Wednesday, 20 June 2012
Tuesday, 19 June 2012
There is a noticeable changes in the antenna configuration. The panel style antennas are now in place.
I anxiously await the feedback concerning any impact the new configuration will have once it is complete.
Monday, 18 June 2012
Thursday, 14 June 2012
Anonymous Posted the following as comment on 14 Jun 12 to "North Sault Data Hub Issues Update 01 May 12".
“I see the antennas on the Heyden tower have been moved. They are now both side by side, pointing to the south, rather than one east and one west. I am in goulais and although my signal is slightly weaker, my speeds are faster and much more consistant. I'm getting around 3mbps in the afternoon and up to 5mbps in the wee hours of the morning. Yet to see what it's like in the evening. Anyone else notice a difference?”
I re-posted it here so I could add the pictures.
First, in my opinion these are fairly good speeds. The Tbaytel website lists the data hub speed as 7.2 Mbps. Other vendors list the expected speed as between 2-4 Mbps. Tbaytel does not indicate the expected speed but I see no reason why it should differ from the other carriers.
Unfortunately I do not have a close-up picture of the original Heyden antenna set-up. I do have close-ups of the current Heyden set-up.
Original Tower Set-up Viewed From MTO Site
June 2012 Set-up Viewed From Hwy 17 MTO Site
June 2012 Close of Antennas From Hwy 17 MTO Site
June 2012 Close-up of Antennas from Beaumont Park Entrance.
I don’t think the antennas have been moved. The upper antennas are for Canopy and the lower are for cellular. The view of the Canopy antennas from Beaumont area show that while they are on the same side of the tower, they are oriented at different angles to cover the areas of population density outside the Heyden DSL and cable coverage areas.
The cellular antennas are oriented to cover up and down the highway. Note one backs, grey sides, are in opposite directions from the fronts, white sides. I am not sure what the coverage angle is but I suspect it is either 120° or 180°.
The main criterion for provincial funding was that the cellular site’s primary coverage area was to be along the Kings highway. Any additional coverage was a bonus. The object Canopy equipment orientation was to cover the maximum number of people.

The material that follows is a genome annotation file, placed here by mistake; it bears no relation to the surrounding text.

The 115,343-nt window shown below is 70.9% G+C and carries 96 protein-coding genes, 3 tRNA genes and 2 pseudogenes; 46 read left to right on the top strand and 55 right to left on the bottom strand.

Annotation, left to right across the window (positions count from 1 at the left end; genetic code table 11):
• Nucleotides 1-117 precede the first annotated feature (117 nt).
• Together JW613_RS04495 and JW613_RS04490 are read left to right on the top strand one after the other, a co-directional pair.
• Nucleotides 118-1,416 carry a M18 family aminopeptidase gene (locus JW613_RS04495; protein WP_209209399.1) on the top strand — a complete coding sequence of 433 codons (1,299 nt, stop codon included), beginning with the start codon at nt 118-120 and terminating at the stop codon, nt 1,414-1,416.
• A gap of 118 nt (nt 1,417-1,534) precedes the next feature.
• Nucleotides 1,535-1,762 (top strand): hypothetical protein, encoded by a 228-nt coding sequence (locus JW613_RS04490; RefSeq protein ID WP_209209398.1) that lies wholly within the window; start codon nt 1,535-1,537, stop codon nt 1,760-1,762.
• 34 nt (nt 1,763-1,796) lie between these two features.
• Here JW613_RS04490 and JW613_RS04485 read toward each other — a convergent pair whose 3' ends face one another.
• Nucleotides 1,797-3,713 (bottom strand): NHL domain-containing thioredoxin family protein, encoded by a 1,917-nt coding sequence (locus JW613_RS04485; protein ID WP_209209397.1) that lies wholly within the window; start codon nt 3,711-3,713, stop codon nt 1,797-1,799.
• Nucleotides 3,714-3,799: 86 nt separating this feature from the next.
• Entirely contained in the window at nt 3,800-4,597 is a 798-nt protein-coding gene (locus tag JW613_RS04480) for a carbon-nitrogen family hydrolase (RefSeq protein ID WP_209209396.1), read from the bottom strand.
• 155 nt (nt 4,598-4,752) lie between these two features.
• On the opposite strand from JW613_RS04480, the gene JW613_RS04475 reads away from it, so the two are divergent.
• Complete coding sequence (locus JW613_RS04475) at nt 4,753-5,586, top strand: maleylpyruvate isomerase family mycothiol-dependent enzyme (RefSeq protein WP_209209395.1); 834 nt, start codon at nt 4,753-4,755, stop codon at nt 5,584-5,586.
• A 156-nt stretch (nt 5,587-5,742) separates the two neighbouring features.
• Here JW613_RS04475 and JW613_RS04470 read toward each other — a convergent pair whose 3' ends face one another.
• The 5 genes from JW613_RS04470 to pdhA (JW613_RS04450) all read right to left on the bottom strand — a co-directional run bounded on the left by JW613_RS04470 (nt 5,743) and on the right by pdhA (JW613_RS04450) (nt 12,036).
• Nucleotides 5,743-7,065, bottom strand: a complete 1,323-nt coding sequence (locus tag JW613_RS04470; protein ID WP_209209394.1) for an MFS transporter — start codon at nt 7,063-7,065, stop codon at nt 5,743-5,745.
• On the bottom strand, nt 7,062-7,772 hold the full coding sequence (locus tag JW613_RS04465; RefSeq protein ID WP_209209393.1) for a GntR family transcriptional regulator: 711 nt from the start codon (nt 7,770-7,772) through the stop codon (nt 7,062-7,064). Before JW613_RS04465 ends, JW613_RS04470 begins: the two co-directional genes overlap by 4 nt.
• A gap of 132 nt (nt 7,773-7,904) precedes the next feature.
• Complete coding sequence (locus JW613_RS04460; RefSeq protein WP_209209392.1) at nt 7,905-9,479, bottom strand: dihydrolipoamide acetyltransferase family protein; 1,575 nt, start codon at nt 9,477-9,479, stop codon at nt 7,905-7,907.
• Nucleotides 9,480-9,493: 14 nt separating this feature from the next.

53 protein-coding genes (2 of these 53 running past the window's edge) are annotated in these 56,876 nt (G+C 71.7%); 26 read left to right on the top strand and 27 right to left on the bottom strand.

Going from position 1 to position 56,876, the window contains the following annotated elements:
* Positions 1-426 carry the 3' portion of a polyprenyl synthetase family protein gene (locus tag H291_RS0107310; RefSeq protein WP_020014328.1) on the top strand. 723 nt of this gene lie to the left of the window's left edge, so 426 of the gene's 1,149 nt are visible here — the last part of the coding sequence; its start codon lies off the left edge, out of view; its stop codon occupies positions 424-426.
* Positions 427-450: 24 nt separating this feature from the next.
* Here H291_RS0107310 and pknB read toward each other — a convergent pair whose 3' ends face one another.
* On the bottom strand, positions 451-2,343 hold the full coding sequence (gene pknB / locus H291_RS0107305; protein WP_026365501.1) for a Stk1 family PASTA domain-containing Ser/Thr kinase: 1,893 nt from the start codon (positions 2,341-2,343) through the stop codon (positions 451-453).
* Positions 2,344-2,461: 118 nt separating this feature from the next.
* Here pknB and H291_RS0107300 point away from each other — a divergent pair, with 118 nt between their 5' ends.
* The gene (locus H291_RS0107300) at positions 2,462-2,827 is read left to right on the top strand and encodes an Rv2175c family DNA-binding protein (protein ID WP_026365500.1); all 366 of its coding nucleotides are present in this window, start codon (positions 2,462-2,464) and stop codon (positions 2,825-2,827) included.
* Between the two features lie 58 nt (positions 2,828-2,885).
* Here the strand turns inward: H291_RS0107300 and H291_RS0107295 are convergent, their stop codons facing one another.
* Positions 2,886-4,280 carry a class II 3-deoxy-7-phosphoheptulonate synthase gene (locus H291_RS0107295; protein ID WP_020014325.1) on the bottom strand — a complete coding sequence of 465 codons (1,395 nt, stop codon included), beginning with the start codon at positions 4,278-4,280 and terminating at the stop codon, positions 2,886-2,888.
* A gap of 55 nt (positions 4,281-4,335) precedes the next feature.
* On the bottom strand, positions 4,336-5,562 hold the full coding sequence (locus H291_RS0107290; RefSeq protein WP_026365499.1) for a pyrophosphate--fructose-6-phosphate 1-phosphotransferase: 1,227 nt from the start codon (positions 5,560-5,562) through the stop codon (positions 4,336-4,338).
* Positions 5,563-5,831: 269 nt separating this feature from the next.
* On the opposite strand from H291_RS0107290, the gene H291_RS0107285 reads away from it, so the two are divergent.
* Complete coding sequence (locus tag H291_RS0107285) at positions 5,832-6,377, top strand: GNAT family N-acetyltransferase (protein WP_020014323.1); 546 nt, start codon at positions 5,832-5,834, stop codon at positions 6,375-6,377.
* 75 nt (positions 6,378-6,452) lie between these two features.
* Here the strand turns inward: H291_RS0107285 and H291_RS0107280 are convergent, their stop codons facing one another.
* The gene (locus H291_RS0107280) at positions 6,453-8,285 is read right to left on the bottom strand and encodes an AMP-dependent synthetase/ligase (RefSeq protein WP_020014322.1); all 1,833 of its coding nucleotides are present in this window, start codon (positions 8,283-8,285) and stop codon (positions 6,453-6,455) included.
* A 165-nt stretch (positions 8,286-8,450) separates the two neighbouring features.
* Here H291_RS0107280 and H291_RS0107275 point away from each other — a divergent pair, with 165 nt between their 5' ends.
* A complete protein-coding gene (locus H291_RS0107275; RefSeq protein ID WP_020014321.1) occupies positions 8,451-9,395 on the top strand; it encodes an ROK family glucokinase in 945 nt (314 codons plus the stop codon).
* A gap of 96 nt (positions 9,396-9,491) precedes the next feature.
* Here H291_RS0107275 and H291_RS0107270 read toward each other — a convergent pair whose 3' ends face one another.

Wednesday, 13 June 2012
Tbaytel will be carrying out major infrastructure upgrades to the Goulais (Buttermilk) cell site and tower on, Monday, 18 Jun 2012. The work will require that the cell site be taken off the air from 0530 – 2130 (5:00 AM to 9:30 PM). The period may be shorter if the work proceeds well. In case of inclement weather the alternate date is Tuesday, 19 Jun 2012.
The work to be done includes new antennas, reorientation of the coverage pattern and the addition of a second carrier.
I would appreciate receiving feedback about the impact of the changes after they are completed.
Wednesday, 6 June 2012
The following is posted on the Tbaytel website
Maintenance Advisory - Mobility - Network Wide - June 6 to 24Tbaytel will be performing system wide maintenance daily to our HSPA Wireless Network beginning Wednesday, June 6 between approximately 1 and 4:00 am EDT ending Sunday, June 24. During these times cellular service will be temporarily interrupted for a short period.
This will also affect Rogers subscribers.
On May 22, 2012 FedNor issued a press release entitled “Government of Canada investment to enhance broadband services across Northern Ontario”. The gist of the release was that one of the sister CBN’s had been provided $ 125,000 in funding to carry out a study with the following objectives.
- Conduct a gap analysis study to identify areas in Northern Ontario that need improved broadband services;
- Map service areas; and
- Identify fibre optic access points.
This information will be mapped to a GIS data base.
Blue Sky Net and its project consultant Barrie Crampton is in the process of contacting communities within the Algoma District for their input. ‘
This is in addition to information already provided by ADnet and the other CBN’s.
It is expected the study will be completed by the end of 2012 and result in a clearer idea where gaps exist in Internet coverage across the north.
Tuesday, 5 June 2012
The acting head of the CRTC announced today that the CRTC is conducting a test project to determine what the actual Internet speed is that a consumer receives. For years, the vendors have advertised "up to" which in most cases was the maximum theoretical capability of the technology used. When users conducted speed tests using either a vendor's program or a third party program, the actual speed received by a user was very much less. It was not unheard of for users to record as much as 1/4 or less of the advertised speed. This has been a long-standing complaint of Internet users.
The United Kingdom (Ofcom) and the United Stated (FCC) have conducted similar tests in the past. Some of these studies resulted in regulatory policy affecting how vendors can advertise their Internet speeds.
Acting CRTC chair Leonard Katz indicated the CRTC is now in the process of conducting a pilot project in collaboration with an unnamed Internet Service Provider. I am sure the fact that the CRTC is working with an established ISP will give rise to many accusations of collusion and complicity. The use of independent testing organization may have added credibility to any data collected.
Nevertheless, the need to provide a more accurate statement of what speeds a user can expect is long overdue.
Mr. Katz did not provide a timeline for publication of the results but he anticipated live testing to begin in 60 to 90 days.
This is definitely a study that bears watching.